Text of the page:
I was enthralled by this interesting blend of drawing and text from the start and finished it that day and promptly handed it over to my artist wife for her turn. I love the art and enjoyed the quirky and melancholy reflection that goes with it.
If you are like me you probably feel that watching election coverage probably killed a few brain cells. So I … More
It touches all of the senses. It has texture and depth and lyricism that engages your hands, eyes and ears. It is a book you can enjoy all by yourself; just getting lost in the illustrations. But is is also a book you will want to read out loud (to children and adults) sharing the art as you share the story.
Any time the story is focused on the details of the heist it stumbles, when it is focused on Grace and the battle between what she knows she should do and what she wants and will do it shines.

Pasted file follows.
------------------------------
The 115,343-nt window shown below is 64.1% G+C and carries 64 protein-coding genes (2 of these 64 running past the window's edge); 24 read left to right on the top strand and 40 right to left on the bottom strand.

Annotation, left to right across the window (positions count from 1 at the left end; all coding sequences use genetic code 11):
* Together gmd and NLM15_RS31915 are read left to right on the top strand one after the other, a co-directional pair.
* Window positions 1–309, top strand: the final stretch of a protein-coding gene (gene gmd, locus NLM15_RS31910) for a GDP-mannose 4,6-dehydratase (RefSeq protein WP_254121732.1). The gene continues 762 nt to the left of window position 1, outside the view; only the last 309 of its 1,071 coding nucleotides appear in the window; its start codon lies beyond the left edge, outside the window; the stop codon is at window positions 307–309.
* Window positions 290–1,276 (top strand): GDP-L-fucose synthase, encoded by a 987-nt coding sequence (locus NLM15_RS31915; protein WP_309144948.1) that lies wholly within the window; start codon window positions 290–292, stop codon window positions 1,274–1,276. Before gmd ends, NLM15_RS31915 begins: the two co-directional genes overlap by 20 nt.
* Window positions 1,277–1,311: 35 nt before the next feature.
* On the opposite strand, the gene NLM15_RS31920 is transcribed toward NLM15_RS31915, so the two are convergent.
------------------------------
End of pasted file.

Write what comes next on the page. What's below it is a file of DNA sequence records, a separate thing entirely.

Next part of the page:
I am not sure you can really know someone by reading about them but I think this is probably as close as you can get to understanding Gaiman without actually knowing and interacting with him in real life.
Walter Pater famously said that all art continually aspires to the condition of music. Not arranged pieces inside a box—though that might well be what the work of art is—but an experience that you are swept up in, or at least glimpse, something larger, something utterly mysterious.
I think most of this very short book just went over my head. I’m not real knowledgeable about his life or the literature and art from which it seems to draw its inspiration. And while I can appreciate it to some degree my overall reaction was “interesting but rather dull.”
This is more coffee table art book than children’s Bible, but within that framework it is a beautiful book. It is a classic sure to never go out of style.